The importance of carefully scripting a sermon is something that has been pretty genetically drilled into me since before I can remember. The importance of writing the way you speak – rather than reading an essay – even more so.
I’m not ready to throw that under the bus just yet. There’s something nice about the security of having a script in front of you – both in terms of the discipline it brings – where you can’t just wander about on a whim, and there’s something reassuring about knowing that even if you completely fall apart mid delivery, you’ve just got to get to the end of your stack of paper.
But I like a challenge – and I think it’s axiomatic that the most engaging preachers around can hold an audience without using a script (I’m not so sure about a causal link there – it’s possible they’re just gifted and engaging people), and it’s certainly true that writing a script that isn’t dry and boring – and is active, full of verve, and engaging, is incredibly difficult and probably a combination of gift, art, and learned skill.
So this week I preached at our 11pm Christmas Eve service, and at all three services today. And I thought I’d, for the first time ever, give a talk from something other than a full script.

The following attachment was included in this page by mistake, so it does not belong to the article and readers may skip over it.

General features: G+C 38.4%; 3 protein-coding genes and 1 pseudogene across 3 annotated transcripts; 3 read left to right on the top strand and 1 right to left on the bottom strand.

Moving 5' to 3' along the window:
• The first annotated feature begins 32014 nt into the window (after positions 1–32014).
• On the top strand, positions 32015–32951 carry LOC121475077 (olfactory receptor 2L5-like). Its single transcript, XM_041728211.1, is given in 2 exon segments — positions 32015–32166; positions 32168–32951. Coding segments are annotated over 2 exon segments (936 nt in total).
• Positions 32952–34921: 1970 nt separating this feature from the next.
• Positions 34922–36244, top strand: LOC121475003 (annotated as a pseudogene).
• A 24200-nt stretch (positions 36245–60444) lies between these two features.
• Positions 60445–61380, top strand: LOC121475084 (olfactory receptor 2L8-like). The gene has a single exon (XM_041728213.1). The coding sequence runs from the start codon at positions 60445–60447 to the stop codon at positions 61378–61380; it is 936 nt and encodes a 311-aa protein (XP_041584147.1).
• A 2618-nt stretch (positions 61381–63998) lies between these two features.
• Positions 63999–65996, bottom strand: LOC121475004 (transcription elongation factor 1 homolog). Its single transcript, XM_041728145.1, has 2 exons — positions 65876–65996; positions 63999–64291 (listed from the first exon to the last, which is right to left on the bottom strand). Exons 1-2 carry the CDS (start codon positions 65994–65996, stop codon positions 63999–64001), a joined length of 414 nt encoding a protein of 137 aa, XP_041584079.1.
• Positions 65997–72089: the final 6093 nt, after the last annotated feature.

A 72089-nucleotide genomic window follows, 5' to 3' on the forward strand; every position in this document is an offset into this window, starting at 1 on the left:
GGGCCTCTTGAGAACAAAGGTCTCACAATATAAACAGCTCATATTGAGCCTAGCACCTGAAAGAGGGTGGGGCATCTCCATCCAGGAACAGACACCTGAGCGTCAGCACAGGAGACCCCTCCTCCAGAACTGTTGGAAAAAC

It was scary…
I’m not claiming to be an expert – but I’m drawing on a couple of experts – perhaps the world’s foremost expert on oratory – Cicero, and a couple of more modern people, as I think this through, and try to decide whether the method is a keeper…
We’ve been using this book, Preaching Without Notes, by Joseph Webb, at church this year. Because though I stirred the pot a few years ago with this post – eye contact does indeed make for more engaging communication. And being engaged is the first step towards being persuaded (all caveats about persuasion being the work of a sovereign God, by the Spirit, aside).
Webb draws on the work of a guy writing in the late 19th century… A guy named Broadus, who wasn’t a big fan of the old read sermon…
“As to delivery itself, reading is of necessity less effective, and in most cases immensely less effective, for all the great purposes of oratory, than speaking. Greater coldness of manner is almost inevitable. If one attempts to be very animated or pathetic, it will look unnatural. The tones of voice are monotonous, or have a forced variety The gestures are almost always unnatural, because it is not natural to gesticulate much in reading; and they scarcely ever raise us higher than to feel that really this man [or woman] reads almost like speaking… As to the delivery itself, it is only in extemporaneous speaking, of one or another variety, that [the sermon] can ever be perfectly natural, and achieve the highest effect. The ideal of speaking, it has been justly said, cannot be reached in any other way. Only thus will the voice, the action, the eye, be just what nature dictates, and attain their full power. And while painstaking culture vainly strives to read or recite precisely like speaking, the extemporaneous speaker may with comparative ease rise to the best delivery of which he [or she] is capable”